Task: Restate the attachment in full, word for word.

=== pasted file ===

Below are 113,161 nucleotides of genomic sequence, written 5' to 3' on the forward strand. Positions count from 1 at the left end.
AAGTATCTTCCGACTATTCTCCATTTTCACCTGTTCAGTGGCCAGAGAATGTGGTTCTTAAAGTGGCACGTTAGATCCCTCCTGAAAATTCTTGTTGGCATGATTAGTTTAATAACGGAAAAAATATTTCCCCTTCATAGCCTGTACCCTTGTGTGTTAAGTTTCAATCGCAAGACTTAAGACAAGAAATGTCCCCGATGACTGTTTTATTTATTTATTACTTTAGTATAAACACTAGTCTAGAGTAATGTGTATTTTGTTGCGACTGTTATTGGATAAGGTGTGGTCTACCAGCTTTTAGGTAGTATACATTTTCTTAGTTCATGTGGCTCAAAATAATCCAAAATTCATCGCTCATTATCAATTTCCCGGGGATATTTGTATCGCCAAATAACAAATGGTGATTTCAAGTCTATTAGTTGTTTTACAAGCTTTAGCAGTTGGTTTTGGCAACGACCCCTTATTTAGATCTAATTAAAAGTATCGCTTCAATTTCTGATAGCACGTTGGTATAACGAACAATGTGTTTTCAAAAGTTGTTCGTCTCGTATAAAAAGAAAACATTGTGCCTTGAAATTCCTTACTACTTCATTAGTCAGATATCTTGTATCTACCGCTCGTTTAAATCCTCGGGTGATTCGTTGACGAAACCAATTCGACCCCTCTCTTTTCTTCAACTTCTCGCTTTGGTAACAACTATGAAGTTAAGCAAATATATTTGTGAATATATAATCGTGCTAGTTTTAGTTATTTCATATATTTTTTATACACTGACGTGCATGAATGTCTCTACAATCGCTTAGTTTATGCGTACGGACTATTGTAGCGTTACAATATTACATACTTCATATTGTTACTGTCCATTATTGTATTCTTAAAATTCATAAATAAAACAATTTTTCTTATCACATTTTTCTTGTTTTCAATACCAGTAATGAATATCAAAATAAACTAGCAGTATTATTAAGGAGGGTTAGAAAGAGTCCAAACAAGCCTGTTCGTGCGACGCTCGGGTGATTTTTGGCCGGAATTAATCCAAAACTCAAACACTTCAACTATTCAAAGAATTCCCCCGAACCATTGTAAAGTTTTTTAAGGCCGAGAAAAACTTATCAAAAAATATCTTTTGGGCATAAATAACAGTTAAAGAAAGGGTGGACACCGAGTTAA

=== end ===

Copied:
Below are 113,161 nucleotides of genomic sequence, written 5' to 3' on the forward strand. Positions count from 1 at the left end.
AAGTATCTTCCGACTATTCTCCATTTTCACCTGTTCAGTGGCCAGAGAATGTGGTTCTTAAAGTGGCACGTTAGATCCCTCCTGAAAATTCTTGTTGGCATGATTAGTTTAATAACGGAAAAAATATTTCCCCTTCATAGCCTGTACCCTTGTGTGTTAAGTTTCAATCGCAAGACTTAAGACAAGAAATGTCCCCGATGACTGTTTTATTTATTTATTACTTTAGTATAAACACTAGTCTAGAGTAATGTGTATTTTGTTGCGACTGTTATTGGATAAGGTGTGGTCTACCAGCTTTTAGGTAGTATACATTTTCTTAGTTCATGTGGCTCAAAATAATCCAAAATTCATCGCTCATTATCAATTTCCCGGGGATATTTGTATCGCCAAATAACAAATGGTGATTTCAAGTCTATTAGTTGTTTTACAAGCTTTAGCAGTTGGTTTTGGCAACGACCCCTTATTTAGATCTAATTAAAAGTATCGCTTCAATTTCTGATAGCACGTTGGTATAACGAACAATGTGTTTTCAAAAGTTGTTCGTCTCGTATAAAAAGAAAACATTGTGCCTTGAAATTCCTTACTACTTCATTAGTCAGATATCTTGTATCTACCGCTCGTTTAAATCCTCGGGTGATTCGTTGACGAAACCAATTCGACCCCTCTCTTTTCTTCAACTTCTCGCTTTGGTAACAACTATGAAGTTAAGCAAATATATTTGTGAATATATAATCGTGCTAGTTTTAGTTATTTCATATATTTTTTATACACTGACGTGCATGAATGTCTCTACAATCGCTTAGTTTATGCGTACGGACTATTGTAGCGTTACAATATTACATACTTCATATTGTTACTGTCCATTATTGTATTCTTAAAATTCATAAATAAAACAATTTTTCTTATCACATTTTTCTTGTTTTCAATACCAGTAATGAATATCAAAATAAACTAGCAGTATTATTAAGGAGGGTTAGAAAGAGTCCAAACAAGCCTGTTCGTGCGACGCTCGGGTGATTTTTGGCCGGAATTAATCCAAAACTCAAACACTTCAACTATTCAAAGAATTCCCCCGAACCATTGTAAAGTTTTTTAAGGCCGAGAAAAACTTATCAAAAAATATCTTTTGGGCATAAATAACAGTTAAAGAAAGGGTGGACACCGAGTTAA